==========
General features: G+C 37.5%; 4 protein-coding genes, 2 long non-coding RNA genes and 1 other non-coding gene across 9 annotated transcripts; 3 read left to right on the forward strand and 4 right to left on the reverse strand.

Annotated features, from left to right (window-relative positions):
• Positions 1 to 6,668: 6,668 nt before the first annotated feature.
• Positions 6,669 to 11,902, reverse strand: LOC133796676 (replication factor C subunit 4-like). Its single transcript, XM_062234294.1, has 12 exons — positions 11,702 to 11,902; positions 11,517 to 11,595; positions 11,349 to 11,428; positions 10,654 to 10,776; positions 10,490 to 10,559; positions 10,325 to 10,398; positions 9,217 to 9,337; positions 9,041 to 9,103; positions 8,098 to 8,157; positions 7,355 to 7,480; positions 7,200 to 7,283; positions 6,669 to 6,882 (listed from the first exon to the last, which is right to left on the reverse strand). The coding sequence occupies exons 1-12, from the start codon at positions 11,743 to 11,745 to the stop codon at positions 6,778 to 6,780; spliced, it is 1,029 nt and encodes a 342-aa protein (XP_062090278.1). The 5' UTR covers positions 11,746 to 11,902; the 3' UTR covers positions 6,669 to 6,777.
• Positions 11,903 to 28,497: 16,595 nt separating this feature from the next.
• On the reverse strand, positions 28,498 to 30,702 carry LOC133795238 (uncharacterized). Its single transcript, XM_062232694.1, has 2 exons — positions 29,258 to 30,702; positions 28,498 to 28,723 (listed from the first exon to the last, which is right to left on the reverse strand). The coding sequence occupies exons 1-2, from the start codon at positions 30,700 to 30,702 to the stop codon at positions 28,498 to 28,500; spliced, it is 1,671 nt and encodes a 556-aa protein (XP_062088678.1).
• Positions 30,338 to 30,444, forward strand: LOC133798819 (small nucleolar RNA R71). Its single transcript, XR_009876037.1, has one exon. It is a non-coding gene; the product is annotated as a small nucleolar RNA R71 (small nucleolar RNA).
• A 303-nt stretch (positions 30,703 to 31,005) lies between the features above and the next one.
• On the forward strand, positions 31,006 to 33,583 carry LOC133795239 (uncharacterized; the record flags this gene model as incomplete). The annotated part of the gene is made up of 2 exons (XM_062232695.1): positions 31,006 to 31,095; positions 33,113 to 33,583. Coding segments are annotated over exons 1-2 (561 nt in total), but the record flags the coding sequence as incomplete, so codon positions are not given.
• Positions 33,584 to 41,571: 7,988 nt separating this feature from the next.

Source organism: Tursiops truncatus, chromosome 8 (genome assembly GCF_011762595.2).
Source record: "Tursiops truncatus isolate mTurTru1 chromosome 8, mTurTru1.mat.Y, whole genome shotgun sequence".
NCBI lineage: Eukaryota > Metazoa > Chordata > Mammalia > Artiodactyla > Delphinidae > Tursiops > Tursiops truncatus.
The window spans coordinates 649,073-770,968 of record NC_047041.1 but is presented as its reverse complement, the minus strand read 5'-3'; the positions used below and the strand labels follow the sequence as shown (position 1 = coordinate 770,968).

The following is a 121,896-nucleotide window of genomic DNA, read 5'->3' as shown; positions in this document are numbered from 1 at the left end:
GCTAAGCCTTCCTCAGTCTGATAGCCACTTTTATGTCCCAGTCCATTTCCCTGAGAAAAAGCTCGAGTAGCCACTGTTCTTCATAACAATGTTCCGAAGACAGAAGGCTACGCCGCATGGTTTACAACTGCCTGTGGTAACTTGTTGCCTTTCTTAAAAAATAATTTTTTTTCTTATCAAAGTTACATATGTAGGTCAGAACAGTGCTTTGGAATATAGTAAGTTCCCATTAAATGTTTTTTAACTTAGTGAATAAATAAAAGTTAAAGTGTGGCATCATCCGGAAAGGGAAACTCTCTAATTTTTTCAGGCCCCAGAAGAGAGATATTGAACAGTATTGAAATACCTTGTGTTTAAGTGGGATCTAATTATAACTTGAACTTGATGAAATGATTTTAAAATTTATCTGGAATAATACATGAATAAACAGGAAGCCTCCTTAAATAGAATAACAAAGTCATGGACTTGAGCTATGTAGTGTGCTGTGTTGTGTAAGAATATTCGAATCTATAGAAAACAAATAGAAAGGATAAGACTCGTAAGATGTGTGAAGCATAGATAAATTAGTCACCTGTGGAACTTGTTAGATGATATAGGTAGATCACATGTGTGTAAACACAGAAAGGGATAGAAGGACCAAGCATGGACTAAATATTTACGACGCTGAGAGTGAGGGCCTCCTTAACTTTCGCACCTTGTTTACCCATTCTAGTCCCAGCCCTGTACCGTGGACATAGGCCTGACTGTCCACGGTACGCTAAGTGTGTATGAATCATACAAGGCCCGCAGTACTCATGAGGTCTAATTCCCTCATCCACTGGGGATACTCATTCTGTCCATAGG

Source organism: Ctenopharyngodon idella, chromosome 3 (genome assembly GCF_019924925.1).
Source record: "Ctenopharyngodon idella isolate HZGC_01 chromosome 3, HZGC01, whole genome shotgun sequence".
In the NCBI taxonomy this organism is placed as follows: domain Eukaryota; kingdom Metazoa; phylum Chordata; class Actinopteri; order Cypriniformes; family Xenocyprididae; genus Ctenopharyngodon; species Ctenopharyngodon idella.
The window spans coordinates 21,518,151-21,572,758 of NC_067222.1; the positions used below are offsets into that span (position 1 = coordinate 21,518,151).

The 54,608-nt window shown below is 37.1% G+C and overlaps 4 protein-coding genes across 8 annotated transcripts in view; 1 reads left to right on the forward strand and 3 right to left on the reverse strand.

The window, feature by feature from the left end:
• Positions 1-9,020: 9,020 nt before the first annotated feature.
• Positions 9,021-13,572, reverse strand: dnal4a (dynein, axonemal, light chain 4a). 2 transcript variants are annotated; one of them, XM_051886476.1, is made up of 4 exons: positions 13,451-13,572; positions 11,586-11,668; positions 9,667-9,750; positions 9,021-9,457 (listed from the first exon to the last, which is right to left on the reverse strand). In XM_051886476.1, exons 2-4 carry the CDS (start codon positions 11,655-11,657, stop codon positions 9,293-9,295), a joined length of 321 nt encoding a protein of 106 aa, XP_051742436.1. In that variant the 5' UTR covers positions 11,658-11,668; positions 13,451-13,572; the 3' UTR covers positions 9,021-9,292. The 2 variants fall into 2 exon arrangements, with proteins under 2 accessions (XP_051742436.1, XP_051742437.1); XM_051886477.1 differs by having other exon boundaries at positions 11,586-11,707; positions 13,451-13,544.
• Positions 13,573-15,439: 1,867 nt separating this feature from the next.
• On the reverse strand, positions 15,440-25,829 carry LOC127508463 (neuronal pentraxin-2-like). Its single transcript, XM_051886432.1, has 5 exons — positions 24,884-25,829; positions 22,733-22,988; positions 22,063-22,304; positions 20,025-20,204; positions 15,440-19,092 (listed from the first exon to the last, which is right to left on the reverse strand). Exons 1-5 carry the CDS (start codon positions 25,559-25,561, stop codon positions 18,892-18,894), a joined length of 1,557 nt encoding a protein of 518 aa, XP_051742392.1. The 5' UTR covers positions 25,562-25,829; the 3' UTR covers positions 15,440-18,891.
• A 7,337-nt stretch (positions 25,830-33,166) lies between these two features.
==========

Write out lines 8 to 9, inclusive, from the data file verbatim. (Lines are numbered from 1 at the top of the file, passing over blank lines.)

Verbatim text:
• A 303-nt stretch (positions 30,703 to 31,005) lies between the features above and the next one.
• On the forward strand, positions 31,006 to 33,583 carry LOC133795239 (uncharacterized; the record flags this gene model as incomplete). The annotated part of the gene is made up of 2 exons (XM_062232695.1): positions 31,006 to 31,095; positions 33,113 to 33,583. Coding segments are annotated over exons 1-2 (561 nt in total), but the record flags the coding sequence as incomplete, so codon positions are not given.